In order to ensure supply of cotton to the local industry, the
government has now decided that TCP will procure about one million bales of lint cotton
from ginning factories to create a buffer stock for the lean days.
The government claims that involvement of the public sector in cotton
trade is directed to protect the growers' interest. The support price of Rs1,935 for lint
cotton (Afzal category) per maund has also been announced by the government. Before the
announcement of the official prices for lint and phutti a representative meeting of the
cotton trade attended by growers, ginners and millers to evolve a price consensus.
Pakistan cotton ginners association which is the apex body of ginning industry, however,
differs from government's point of view regarding official prices.
The ginning sector which constitutes an important part of the cotton
economy, however, has reacted strongly against the government policy to allow the public
sector into the cotton trade.
To lodge their protest, most ginning factories in the province of
Punjab have started to demonstrate against the government policy by not operating their
Sheikh Muhammad Saeed, Chairman, Pakistan Cotton Ginners Association
(PCGA), in a letter addressed to Prime Minister Nawaz Sharif, has described the official
rates as unrealistic. Supporting his statement with certain overheads the ginners have to
bear, he said that the rates are not feasible and are tantamount to bring the growers and
the ginners in front of each other fighting for commencement in trading.
He pointed out that without incorporating the actual ginning expenses
on phutti in no way the lint of Afzal category can be commercially viable at the rate of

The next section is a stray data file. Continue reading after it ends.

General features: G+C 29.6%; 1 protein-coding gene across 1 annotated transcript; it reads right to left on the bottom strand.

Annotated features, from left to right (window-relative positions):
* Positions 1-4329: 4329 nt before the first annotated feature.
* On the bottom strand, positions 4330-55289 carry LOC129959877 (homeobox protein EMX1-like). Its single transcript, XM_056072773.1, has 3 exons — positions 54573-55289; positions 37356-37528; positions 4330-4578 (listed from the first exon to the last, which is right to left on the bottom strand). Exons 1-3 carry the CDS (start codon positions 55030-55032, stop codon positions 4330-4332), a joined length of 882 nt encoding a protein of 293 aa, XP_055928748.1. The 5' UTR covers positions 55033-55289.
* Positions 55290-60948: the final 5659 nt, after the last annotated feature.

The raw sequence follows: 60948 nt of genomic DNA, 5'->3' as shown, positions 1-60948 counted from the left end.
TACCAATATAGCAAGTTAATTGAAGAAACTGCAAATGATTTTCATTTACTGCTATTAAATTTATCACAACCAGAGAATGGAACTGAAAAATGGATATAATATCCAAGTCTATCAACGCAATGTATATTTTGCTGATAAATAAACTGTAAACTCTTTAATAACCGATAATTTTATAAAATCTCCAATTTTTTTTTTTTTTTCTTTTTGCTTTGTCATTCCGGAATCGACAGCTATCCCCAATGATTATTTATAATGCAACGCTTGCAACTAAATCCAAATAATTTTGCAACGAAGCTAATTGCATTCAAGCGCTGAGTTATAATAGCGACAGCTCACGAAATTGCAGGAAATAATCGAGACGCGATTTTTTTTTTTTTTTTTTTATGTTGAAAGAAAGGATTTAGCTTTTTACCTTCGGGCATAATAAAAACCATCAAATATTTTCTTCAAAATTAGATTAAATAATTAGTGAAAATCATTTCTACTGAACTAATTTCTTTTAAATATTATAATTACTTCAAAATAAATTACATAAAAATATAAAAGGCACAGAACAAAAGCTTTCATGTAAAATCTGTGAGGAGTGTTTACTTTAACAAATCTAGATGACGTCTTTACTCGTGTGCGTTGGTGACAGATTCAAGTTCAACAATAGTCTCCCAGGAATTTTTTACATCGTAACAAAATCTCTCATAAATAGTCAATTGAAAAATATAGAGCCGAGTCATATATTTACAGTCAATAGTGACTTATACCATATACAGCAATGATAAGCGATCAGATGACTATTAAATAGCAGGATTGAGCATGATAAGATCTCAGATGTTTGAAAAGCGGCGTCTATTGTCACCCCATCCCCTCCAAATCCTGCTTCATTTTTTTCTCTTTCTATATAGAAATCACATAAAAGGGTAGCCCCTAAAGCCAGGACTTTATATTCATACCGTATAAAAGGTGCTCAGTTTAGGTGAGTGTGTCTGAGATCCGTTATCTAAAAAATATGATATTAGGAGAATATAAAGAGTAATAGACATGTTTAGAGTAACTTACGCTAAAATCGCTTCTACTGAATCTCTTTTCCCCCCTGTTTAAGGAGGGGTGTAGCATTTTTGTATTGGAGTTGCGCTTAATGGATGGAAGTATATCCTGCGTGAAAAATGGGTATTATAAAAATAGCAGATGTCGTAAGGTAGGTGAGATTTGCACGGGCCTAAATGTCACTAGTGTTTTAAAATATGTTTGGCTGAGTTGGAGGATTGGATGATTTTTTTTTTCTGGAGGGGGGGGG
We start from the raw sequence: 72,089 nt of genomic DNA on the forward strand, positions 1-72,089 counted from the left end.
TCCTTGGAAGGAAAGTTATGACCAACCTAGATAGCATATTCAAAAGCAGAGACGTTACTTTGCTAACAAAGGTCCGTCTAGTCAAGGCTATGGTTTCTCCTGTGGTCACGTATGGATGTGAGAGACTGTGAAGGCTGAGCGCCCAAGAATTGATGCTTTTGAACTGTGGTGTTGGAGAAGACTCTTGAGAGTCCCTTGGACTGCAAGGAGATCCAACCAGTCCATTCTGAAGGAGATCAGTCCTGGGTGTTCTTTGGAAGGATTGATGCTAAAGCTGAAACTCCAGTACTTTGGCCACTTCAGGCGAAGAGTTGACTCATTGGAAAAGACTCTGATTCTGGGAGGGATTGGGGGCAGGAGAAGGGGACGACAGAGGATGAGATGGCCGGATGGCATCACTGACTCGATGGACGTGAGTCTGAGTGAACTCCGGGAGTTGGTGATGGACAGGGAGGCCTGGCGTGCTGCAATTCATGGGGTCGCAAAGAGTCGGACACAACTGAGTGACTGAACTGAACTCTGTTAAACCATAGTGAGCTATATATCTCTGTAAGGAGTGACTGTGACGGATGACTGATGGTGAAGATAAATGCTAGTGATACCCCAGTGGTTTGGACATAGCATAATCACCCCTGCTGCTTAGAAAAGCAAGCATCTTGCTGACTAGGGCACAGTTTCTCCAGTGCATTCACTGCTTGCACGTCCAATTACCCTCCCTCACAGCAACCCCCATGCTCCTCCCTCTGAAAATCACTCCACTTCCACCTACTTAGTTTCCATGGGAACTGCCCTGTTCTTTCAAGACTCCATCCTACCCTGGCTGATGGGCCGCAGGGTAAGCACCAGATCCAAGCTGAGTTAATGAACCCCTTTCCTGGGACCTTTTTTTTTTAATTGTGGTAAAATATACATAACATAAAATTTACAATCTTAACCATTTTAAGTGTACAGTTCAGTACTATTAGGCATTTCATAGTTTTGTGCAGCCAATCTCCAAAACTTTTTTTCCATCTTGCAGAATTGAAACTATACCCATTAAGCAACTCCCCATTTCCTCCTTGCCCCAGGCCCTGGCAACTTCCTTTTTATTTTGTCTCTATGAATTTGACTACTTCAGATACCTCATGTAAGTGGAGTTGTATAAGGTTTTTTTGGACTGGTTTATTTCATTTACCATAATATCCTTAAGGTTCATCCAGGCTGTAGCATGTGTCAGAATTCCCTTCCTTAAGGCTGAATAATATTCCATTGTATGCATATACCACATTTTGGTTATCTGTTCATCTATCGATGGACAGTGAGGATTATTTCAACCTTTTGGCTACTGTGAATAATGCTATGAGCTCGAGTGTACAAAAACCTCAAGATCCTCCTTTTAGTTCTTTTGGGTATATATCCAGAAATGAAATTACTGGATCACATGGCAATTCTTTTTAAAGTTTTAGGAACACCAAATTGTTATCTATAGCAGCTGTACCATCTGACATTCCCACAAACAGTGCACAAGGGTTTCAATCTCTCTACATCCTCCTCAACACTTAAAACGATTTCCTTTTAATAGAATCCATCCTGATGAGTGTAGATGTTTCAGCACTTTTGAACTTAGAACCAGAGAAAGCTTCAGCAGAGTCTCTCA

Giving the break up of the price of lint cotton, he said, we have to
take into account the price of cotton seed (Banola) which costs Rs305 in Punjab, Rs260 in
Sindh including Sales Tax. Without Sales Tax the rate of Banola comes to Rs260 in Punjab
and Rs220 in Sindh. The actual ginning expenses have worked out at Rs363.72 per maund of
lint or three maunds of phutti.
He urged the government to review the situation on its right
perspective and ensure survival on real base so that the buying and selling for the
ginners may be possible otherwise the present chaos may create unhealthy environment which
is feared to damage the cotton trade in Pakistan.
Karachi Cotton Association(KCA)
A. Shakoor Dada, Chairman of KCA while commenting on the situation, has
said that KCA firmly believes in free trading in cotton i.e. free export and import of
cotton without any duty and quantitative restrictions as this policy has worked well in
He strongly opposed the government intervention into cotton trade which
he feels influence the market behaviour and the price level as it causes unnecessary
distortions in the market and affects other sections of the cotton trade.
It is not the job of the government or any Government agency to buy and
sell cotton as it entirely falls under the purview of activities of the private sector as
it may otherwise cause losses of billions of rupees to the national exchequer which would
ultimately be borne by the poor tax payer of the country, he observed.
He also opposed the involvement of Trading Corporation of Pakistan into
procurement of one million bales and said that marketing of cotton is a highly complex and
intricate affair and its operations by any public sector organization would be marked by a